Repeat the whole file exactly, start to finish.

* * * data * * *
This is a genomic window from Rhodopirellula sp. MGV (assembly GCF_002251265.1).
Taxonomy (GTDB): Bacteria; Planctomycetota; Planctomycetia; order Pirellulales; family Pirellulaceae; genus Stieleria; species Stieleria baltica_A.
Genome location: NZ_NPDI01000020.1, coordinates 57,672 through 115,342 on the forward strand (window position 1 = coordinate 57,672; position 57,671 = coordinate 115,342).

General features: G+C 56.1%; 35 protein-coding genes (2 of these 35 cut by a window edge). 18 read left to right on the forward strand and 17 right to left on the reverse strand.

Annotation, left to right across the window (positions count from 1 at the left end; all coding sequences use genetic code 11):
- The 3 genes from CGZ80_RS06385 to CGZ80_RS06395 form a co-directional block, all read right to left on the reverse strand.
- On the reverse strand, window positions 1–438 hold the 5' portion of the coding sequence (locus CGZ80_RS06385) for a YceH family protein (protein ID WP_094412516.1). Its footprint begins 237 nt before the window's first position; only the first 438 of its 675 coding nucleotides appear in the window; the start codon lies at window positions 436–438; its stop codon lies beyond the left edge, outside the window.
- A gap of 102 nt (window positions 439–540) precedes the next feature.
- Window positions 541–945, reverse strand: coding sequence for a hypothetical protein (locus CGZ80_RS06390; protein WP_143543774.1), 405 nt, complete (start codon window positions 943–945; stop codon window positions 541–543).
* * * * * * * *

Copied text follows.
This is a genomic window from Rhodopirellula sp. MGV (assembly GCF_002251265.1).
Taxonomy (GTDB): Bacteria; Planctomycetota; Planctomycetia; order Pirellulales; family Pirellulaceae; genus Stieleria; species Stieleria baltica_A.
Genome location: NZ_NPDI01000020.1, coordinates 57,672 through 115,342 on the forward strand (window position 1 = coordinate 57,672; position 57,671 = coordinate 115,342).

General features: G+C 56.1%; 35 protein-coding genes (2 of these 35 cut by a window edge). 18 read left to right on the forward strand and 17 right to left on the reverse strand.

Annotation, left to right across the window (positions count from 1 at the left end; all coding sequences use genetic code 11):
- The 3 genes from CGZ80_RS06385 to CGZ80_RS06395 form a co-directional block, all read right to left on the reverse strand.
- On the reverse strand, window positions 1–438 hold the 5' portion of the coding sequence (locus CGZ80_RS06385) for a YceH family protein (protein ID WP_094412516.1). Its footprint begins 237 nt before the window's first position; only the first 438 of its 675 coding nucleotides appear in the window; the start codon lies at window positions 436–438; its stop codon lies beyond the left edge, outside the window.
- A gap of 102 nt (window positions 439–540) precedes the next feature.
- Window positions 541–945, reverse strand: coding sequence for a hypothetical protein (locus CGZ80_RS06390; protein WP_143543774.1), 405 nt, complete (start codon window positions 943–945; stop codon window positions 541–543).